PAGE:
Recent Submissions

  • Controlling Invasives: Sea Grant Research Provides Insight into Lionfish Removal Efforts

    Stalling, C.; Albins, M.; Green, S.; Akins, L.; Appledoorn, R.S.; Tuohy, C.H. (2016)
    Sea Grant research across five state programs has focused on mitigating impacts from the lionfish invasion in the Western Atlantic and Caribbean by investigating different management strategies
  • Recreational anglers' valuation of near-shore marine fisheries in Florida

    Milon, J. Walter; Thunberg, Eric M.; Adams, Charles M.; Lin, C.T. Jordan (Florida Sea Grant College ProgramGainesville, FL, 1994)
    This report describes and summarizes the results from a state-wide survey of Floridaresident saltwater anglers. The survey was designed to provide estimates of the economic valueanglers place on marginal changes in management of selected near-shore marine species.The Contingent valuation method was used to elicit angler willingness to pay for changesin management for redfish, seatrout , mullet, sheepshead, pompano. and king mackerel.Contingent valuation is a process in which respondents are presented with a detailed scenario thatdescribes an opportunity to express their willingness to pay for a proposed change in currentconditions. The process consists of three parts. First. the change in current conditions, or the"good" to be valued is described. Second, the payment method is described. The paymentmethod is usually closely related to typical methods of buying goods similar to the one to bevalued. Finally. the respondent is asked how much they would pay for the good described inthe scenario. A special saltwater fishing license stamp that would allow the holder to takeadvantage of the described management change was used as a payment mechanism. (PDF contains 147 pages.)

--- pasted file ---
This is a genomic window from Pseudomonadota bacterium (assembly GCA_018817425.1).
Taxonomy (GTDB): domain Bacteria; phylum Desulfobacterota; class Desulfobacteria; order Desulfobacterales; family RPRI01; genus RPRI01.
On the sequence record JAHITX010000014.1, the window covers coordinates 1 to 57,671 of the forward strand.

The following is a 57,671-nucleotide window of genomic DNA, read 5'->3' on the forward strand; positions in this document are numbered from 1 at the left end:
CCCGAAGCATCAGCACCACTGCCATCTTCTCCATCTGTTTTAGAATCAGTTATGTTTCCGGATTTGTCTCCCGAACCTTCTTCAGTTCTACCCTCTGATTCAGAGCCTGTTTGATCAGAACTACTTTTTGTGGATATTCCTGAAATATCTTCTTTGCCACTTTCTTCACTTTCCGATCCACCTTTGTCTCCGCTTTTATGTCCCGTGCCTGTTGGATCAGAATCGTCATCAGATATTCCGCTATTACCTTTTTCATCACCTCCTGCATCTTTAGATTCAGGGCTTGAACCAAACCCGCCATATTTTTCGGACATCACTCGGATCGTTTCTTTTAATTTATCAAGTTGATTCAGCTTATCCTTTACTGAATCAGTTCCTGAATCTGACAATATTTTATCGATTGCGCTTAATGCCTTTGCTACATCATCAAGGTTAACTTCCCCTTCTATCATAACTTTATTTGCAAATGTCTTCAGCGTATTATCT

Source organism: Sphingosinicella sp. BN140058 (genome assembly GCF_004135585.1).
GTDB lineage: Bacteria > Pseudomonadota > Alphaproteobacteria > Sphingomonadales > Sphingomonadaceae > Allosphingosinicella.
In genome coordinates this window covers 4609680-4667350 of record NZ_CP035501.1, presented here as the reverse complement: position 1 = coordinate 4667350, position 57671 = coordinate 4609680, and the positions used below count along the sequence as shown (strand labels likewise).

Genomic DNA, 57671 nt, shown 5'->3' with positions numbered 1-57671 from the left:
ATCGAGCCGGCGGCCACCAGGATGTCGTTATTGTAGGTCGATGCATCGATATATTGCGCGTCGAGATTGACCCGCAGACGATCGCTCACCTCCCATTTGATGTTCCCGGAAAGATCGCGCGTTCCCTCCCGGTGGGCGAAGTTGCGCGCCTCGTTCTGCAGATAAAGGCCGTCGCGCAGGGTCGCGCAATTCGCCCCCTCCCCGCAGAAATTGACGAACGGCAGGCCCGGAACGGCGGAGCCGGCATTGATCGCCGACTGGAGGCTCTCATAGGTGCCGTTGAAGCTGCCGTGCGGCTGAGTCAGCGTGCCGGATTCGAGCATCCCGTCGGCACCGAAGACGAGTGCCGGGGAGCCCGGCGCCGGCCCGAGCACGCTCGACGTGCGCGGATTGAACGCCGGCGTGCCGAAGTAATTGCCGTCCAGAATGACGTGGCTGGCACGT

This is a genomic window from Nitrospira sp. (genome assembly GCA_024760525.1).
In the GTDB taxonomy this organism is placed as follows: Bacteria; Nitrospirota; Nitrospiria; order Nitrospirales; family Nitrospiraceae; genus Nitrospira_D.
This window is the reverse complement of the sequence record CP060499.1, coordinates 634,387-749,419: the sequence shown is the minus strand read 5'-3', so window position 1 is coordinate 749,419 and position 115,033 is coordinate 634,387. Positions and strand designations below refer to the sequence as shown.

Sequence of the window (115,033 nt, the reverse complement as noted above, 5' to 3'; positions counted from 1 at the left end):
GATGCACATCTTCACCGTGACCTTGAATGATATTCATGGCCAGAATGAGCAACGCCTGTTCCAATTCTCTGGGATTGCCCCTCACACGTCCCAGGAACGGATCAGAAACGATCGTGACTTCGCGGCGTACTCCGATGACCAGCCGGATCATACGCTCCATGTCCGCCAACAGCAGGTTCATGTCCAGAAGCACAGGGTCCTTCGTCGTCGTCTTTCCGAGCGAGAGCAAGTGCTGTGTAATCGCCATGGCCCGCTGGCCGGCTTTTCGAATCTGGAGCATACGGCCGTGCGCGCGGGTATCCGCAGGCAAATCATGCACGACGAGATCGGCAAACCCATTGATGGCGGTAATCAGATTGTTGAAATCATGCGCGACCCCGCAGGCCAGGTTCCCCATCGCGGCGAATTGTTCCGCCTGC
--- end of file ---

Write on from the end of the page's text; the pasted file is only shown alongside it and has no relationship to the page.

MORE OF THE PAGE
• HACCP: Programa de capacitacion en analisis de peligros y puntos criticos de control

    Comité Directivo de la Alianza; Comité Editorial de Procedimientos de Control Sanitario del Procesamiento de Peces y de Productos Pesqueros (Florida Sea Grant College ProgramGainesville, FL, 2001)